Despite the success of national and provincial government policies in cooling the housing markets in Vancouver and Toronto, which experienced huge price gains from 2015 through the first half of 2017, Morassutti said the cost of owning a home as a percentage of median household income in those two cities remain at 85 and 66 per cent respectively.
“Pricing in Vancouver today is still much higher than it was before that incredible surge in 2015 and 2016, when prices skyrocketed by 45 per cent,” Morassutti said at the Metro Toronto Convention Centre on May 29. “Increases of that magnitude are never sustainable and rarely rational.
“What’s happening now is a badly needed readjustment, which is obviously better than the alternative, which historically would have meant a crash.
“In the GTA, a similar scenario has played out. But there’s been a lag between the low-rise sector and the high-rise markets. Sales in the low-rise market have fallen dramatically, as have prices. Low-rise sales have plummeted since 2016 while high-rise sales peaked in 2017 and have dropped since then.”
Steep house prices driving high-rise condo sales
An after-tax household income of $211,000 is required to buy a detached house in the Greater Toronto Area (GTA), while it takes $177,000 to purchase a semi-detached home. Meanwhile, the average household income is about $88,000 and the average single income is under $41,000. This is why the high-rise condominium market remains so active.
While high-rise condo sales in the GTA are down approximately 40 per cent over the last year, according to Morassutti, tens of thousands of units are under construction or in the pre-construction stage.
While strong job growth and a benign interest rate environment for the foreseeable future are easing concerns, there’s some uncertainty as to where the condo market is going. Morassutti illustrated that land values are hugely sensitive to changes in condo pricing.
Construction costs are also up approximately 30 per cent over the past three years in the GTA and are expected to continue to rise through 2019. Soft costs have also risen substantially and are now valued at more than 70 per cent of hard costs, largely because of increasing development charges.
While land use restrictions are contributing to housing constraints, and prices have increased due to a lack of supply, Morassutti believes NIMBYism (“not in my back yard”) is interfering with sound housing planning policy as many groups are lobbying to keep densities low in neighbourhoods where they should be higher.
Due to barriers to home ownership, many would-be buyers are in the rental market. And that’s not cheap either. While Morassutti said rents have historically increased at around the rate of inflation, they’ve more than doubled the inflation rate in recent years.
That brought Morassutti to the topic of inclusionary zoning, where an affordable housing component is mandated in all new developments, which he said is likely coming to the GTA in some form. While he supports the policy and thinks more of it’s needed, he also showed numbers reflecting the challenges of inclusionary zoning price sensitivity and how it can impact developers.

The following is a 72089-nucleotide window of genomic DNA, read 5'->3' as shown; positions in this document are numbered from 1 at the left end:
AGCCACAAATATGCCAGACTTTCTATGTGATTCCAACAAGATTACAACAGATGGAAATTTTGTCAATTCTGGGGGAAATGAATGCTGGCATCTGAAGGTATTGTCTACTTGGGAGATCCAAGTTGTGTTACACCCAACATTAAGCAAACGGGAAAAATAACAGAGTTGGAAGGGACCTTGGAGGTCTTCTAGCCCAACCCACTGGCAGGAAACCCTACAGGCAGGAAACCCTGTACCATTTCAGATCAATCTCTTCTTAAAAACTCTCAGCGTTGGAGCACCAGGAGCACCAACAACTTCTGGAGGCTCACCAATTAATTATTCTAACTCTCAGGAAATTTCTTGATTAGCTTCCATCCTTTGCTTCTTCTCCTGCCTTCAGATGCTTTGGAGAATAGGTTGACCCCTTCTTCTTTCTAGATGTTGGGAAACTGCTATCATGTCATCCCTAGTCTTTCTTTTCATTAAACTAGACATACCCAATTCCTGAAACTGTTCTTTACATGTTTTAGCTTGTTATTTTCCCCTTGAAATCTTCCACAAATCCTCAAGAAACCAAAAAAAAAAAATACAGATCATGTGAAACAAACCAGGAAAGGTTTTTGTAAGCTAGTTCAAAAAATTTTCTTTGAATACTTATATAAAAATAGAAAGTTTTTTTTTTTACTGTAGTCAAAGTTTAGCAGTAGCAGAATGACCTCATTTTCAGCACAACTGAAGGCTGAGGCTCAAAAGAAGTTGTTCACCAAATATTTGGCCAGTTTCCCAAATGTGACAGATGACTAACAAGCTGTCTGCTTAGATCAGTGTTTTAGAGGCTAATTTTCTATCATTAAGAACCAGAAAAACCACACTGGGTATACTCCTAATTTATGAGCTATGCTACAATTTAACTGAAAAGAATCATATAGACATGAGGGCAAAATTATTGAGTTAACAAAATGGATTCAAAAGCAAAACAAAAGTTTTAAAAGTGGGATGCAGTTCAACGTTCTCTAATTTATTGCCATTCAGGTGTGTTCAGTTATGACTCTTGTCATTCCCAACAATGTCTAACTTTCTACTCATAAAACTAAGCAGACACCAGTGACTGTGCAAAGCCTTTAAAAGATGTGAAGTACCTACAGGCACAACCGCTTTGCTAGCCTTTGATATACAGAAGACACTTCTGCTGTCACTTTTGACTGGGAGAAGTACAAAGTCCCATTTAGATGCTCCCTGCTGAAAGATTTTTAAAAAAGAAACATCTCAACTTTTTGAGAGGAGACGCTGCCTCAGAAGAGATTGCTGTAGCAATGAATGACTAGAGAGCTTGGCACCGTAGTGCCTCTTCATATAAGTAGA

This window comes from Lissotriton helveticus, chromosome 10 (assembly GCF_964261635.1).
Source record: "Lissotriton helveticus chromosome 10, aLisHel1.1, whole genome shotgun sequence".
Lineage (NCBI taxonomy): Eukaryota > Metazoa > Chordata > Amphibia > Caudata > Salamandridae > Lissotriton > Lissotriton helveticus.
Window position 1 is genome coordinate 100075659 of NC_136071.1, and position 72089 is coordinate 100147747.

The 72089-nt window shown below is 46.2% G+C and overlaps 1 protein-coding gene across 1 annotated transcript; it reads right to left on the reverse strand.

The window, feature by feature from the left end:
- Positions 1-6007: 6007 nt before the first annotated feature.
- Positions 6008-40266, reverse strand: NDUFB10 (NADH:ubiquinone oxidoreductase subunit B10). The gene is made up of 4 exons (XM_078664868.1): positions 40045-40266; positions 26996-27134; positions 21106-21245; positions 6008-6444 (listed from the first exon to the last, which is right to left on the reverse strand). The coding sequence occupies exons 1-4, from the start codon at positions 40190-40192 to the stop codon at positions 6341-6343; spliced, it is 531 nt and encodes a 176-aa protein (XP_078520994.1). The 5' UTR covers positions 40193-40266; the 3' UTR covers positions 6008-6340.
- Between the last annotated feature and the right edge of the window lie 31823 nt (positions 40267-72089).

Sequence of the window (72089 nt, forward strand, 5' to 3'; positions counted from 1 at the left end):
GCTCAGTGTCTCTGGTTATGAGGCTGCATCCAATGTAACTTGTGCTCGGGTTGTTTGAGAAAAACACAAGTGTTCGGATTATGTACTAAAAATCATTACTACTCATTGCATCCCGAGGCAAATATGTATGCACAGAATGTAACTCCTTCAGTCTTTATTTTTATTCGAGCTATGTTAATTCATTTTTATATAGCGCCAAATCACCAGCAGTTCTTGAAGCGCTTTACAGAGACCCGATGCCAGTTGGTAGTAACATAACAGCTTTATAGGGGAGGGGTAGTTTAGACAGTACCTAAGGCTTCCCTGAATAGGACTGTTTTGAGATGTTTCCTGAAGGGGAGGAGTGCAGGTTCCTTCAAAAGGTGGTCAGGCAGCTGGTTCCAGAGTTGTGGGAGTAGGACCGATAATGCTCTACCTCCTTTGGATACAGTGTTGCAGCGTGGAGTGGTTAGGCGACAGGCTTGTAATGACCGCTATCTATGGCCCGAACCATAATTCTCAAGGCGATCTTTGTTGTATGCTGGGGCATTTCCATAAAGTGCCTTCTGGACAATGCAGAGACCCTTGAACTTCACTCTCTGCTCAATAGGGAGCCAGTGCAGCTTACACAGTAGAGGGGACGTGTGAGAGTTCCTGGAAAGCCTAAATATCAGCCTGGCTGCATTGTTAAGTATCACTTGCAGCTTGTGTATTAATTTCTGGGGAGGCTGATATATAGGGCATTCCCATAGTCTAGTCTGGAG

“Inclusionary zoning may very well be sound policy and may very well be warranted, but it has a very real financial impact. Incentives are going to have to be required. I hope that the policies that are currently being developed are aligned with this economic and financial reality because, if they’re not, you will actually end up dissuading development instead of incentivizing it.
“The model can work, but it has to be structured as a win-win for each of the parties.”
Improved public transit needed in Toronto
Toronto has built plenty of high-density office and residential buildings in recent years, and a lot more are on the way, which means a huge influx of residents and workers who rely on public transit. Morassutti said Toronto is the sixth worst city in the world for commute times and, while the Toronto Transit Commission has the second-highest public transit ridership in North America, it’s also the least subsidized.
“Decades of underinvestment in public transit is making it very difficult for the city to support this level of development,” he said.
“The quality of debate surrounding public transit and the political maneuvering and degree of inaction has been nothing less than shameful. If it doesn’t change, the success of this city is going to be choked.”
Industrial market has never been stronger
Morassutti had more positive things to say about the Canadian commercial real estate market.
“Commercial fundamentals at the property level remain incredibly strong across the board, with the exception of Alberta office, which remains mired in uncertainty as to when or even if the energy sector will rebound. Industrial and multi-family remain the star sector performers, with both reflecting a very solid rental upside.
“It’s not an exaggeration to say that we have never seen a stronger market than the 2018 industrial market ever, and it has not slowed down at all thus far in 2019. There are the lowest availability rates we’ve ever tracked and rising rents, and in some cases rising dramatically.
“Add in cap rate compression and a scarcity of available land in Vancouver and Toronto, and the impact on industrial land pricing is obvious.”
Toronto industrial land prices have increased by 23 per cent per year for the last three years, according to Morassutti. Within the GTA, the highest land values are in the 416 area code submarket because of proximity to a large urban population.